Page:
You have to wrap the window with vinyl J-channel to divert water and to cover the ends of the siding (Photo 9).You'll probably have to buy new strips for this. Start with the bottom piece and work up to the top (Photos 6 – 10). Make sure the pieces overlap to keep out water.

Mitered corners give a clean and finished appearance. Be extra careful to fit the top channel correctly over the side pieces (Photo 10) because a lot of water can run over these joints.

J-channel and undersill installed under a window.

J-channel and undersill installed under a window.

When to Use Undersill Trim

Because the siding is beveled, the cut edge under a window may end up about 1/2 in. out from the wall. If it falls 1/4 in. or less away, add the undersill trim to lock it in place (shown). If it falls more than 1/4 in. away, skip the undersill trim and simply rely on the J-channel.


If you're working over foam sheathing, place a piece of plywood between the foam and flat bar to avoid crushing the foam.

Install the siding

Maneuvering long pieces of vinyl into place can be tricky. Push one end of longer pieces into the trim, then bow the siding slightly and guide the other end into the trim.

Then slide it up and snap the butt into the locking edge of the piece below. Feed the shorter pieces alongside the window into the channel at the top of the window, and slide them down into position. Installing the piece above the window (Photo 15) was especially tricky because it was also the last piece (it would have been easier to remove one more course above).

We had to cut the piece and put a joint directly above the window. Then we cut a long length of extra siding to complete the row. Be sure to overlap butt joints 1 in. This method wouldn't work if you had to splice in new vinyl, because the colors wouldn't match.

Matching your siding

Remove a piece of siding and identify it. Take it to a siding retailer or distributor. They'll identify the brand and style and should be able to direct you to the right source. Unfortunately, vinyl siding fades with age, so an exact color match may be impossible.

Be sure to save and reuse all the siding you remove. The trim pieces aren't as critical. If you have to add new siding, position it in an obscure spot, like the base of a wall or behind the garage. In fact, you may want to re-side an entire wall with new vinyl.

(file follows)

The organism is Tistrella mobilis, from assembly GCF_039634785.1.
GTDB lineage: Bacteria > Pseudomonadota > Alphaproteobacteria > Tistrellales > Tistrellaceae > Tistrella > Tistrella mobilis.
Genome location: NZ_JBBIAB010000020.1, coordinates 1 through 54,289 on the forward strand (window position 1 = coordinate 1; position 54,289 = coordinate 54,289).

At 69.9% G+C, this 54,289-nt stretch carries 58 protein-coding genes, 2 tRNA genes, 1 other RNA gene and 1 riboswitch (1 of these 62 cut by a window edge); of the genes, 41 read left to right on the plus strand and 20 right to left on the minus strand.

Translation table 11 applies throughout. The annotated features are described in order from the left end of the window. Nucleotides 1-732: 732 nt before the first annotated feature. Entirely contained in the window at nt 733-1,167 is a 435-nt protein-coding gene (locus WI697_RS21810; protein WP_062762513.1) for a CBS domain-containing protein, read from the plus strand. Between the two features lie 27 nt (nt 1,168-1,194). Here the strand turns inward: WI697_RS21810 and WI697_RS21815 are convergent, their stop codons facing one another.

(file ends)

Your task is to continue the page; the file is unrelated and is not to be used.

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Required Tools for this Project

Have the necessary tools for this DIY project lined up before you start—you’ll save time and frustration.

    • Hammer
    • Tape measure
    • Stud finder
    • Level
    • Stepladder
    • Pry bar
    • Sawhorses
    • Speed square
    • Utility knife
    • Tool belt
    • Tin snips

Zip tool

Required Materials for this Project

Avoid last-minute shopping trips by having all your materials ready ahead of time. Here's a list.

    • Siding
    • J-channel
    • Undersill
    • Aluminum flashing
    • Building paper

Comments from DIY Community Members

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May 27, 6:26 AM [GMT -5]

To all you handy guys out there, when it comes to installing vinyl siding, I'm 78 years old and 3 years ago I installed vinyl siding on our house, by myself. I was gonna have it done by a contractor but after getting a couple of bids I decided to do it myself. What got me to thinking about doing it was that just a few years prior our next door neighbor had theirs done(by a contractor) and I recalled noticing that it was being done by some kids(at my age anyone under the age of 30 is a kid) and I got to thinking after watching them for a while, "Hey, this is isn't rocket-science, I can do this". So I did! Went on the internet, found a set of instructions on how to hang vinyl and the rest, as they say, is history. The hardest part for me was installing the starter strip and I think that was more an age thing than anything else. Getting down that low and crawling around behind bushes and other obstacles at my age was a little trying but once that starter strip was on, it was Katy bar the door. I did the back wall of the house first which served as my "teaching aid" and by the time I finished that the rest, as they say, was a piece of cake. And may I add, with some degree of pride, that when I was finished all the scrap I had left over you could hold in one hand.

May 29, 8:00 PM [GMT -5]

All of the information is very important to a do it yourselfer, but no where in the articles did I see, what I think is the most important- and that is the installation of the starter strilp. Should it not be right, the rest if for nil. Could an article about the starter strip be added the clear and informative article? Please advise. Paul